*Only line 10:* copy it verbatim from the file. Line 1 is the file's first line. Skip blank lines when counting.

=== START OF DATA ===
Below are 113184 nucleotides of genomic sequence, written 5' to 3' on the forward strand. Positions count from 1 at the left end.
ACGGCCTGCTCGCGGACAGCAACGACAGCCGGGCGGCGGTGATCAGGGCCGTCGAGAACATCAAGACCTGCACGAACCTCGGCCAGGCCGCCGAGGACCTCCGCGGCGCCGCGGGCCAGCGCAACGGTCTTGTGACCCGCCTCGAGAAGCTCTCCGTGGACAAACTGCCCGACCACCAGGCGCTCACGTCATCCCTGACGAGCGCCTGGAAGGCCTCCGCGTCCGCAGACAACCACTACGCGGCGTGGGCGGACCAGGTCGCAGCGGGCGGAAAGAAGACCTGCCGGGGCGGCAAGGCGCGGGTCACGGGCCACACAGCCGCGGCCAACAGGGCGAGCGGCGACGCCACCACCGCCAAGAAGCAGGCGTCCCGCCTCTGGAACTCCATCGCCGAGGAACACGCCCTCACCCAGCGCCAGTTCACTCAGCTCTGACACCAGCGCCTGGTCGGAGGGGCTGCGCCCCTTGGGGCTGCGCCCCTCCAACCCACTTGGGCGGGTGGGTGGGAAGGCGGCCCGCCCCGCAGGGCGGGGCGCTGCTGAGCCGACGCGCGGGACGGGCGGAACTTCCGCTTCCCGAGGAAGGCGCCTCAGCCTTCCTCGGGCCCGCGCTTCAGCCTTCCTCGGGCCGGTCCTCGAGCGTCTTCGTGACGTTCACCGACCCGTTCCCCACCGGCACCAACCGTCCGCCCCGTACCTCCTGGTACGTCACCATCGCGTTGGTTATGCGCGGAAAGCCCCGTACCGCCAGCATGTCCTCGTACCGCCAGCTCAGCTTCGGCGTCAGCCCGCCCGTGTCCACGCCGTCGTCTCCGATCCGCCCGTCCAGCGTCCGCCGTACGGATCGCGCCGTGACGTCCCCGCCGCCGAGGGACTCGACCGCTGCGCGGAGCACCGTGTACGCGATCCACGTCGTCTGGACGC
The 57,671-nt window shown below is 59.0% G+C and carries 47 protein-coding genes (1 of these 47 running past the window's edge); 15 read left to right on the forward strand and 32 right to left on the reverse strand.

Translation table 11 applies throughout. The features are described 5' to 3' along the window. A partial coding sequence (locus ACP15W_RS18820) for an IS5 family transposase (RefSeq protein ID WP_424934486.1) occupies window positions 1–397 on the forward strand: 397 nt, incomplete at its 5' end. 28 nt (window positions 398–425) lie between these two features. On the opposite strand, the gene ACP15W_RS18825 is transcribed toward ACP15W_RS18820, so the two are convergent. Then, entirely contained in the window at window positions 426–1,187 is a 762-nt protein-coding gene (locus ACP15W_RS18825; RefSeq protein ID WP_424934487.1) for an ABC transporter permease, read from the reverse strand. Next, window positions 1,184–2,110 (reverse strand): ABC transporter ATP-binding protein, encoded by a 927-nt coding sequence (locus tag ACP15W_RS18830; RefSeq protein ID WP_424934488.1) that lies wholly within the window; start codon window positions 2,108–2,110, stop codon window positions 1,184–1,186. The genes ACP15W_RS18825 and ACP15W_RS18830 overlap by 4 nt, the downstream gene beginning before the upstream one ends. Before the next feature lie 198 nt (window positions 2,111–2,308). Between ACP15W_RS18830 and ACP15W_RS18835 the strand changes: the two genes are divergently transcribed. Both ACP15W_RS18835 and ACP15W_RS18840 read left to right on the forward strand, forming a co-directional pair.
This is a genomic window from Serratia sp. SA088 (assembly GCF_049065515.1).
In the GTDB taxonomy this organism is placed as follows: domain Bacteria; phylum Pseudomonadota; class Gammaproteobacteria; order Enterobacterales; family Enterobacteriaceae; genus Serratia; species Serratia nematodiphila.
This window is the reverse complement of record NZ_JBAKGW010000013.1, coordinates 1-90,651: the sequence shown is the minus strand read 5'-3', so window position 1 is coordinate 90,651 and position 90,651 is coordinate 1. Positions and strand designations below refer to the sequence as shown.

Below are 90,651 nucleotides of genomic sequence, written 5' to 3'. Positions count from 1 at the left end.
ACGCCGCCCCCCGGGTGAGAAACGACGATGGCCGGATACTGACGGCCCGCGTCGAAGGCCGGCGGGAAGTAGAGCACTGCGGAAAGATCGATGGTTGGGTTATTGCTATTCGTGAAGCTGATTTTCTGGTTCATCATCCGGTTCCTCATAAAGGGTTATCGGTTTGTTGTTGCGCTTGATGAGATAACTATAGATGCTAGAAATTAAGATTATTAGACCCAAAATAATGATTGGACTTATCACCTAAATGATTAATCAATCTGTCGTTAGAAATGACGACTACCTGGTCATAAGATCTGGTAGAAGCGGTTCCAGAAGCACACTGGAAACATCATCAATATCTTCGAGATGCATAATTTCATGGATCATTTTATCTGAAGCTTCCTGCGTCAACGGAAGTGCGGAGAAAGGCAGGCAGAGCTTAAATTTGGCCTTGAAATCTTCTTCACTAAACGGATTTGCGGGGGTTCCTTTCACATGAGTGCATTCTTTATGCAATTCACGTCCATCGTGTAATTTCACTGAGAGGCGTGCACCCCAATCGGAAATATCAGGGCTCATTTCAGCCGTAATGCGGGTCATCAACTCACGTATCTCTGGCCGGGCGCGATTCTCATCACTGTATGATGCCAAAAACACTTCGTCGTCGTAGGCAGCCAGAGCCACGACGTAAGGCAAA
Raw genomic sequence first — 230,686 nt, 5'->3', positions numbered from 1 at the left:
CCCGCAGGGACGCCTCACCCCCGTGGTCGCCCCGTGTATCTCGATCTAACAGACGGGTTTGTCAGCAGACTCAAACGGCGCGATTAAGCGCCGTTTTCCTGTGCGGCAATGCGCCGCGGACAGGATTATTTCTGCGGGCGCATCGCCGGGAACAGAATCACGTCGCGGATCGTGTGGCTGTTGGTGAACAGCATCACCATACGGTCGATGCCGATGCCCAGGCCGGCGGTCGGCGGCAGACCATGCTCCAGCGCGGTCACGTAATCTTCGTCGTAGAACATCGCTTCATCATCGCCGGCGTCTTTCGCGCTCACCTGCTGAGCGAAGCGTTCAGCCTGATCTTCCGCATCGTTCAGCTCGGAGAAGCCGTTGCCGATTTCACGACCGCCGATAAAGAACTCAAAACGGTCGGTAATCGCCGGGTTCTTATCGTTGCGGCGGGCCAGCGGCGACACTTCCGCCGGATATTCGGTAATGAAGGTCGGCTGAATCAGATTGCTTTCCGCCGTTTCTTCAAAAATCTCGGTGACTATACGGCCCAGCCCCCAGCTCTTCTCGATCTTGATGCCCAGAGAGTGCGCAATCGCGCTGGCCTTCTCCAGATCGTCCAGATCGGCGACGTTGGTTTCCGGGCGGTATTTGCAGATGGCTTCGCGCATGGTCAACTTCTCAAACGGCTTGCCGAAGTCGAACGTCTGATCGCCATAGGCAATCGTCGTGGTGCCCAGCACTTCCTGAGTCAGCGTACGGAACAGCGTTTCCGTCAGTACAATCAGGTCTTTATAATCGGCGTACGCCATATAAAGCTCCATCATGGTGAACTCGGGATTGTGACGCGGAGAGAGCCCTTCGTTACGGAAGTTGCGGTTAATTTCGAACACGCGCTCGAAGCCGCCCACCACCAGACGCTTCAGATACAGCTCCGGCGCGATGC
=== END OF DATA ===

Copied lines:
Raw genomic sequence first — 230,686 nt, 5'->3', positions numbered from 1 at the left: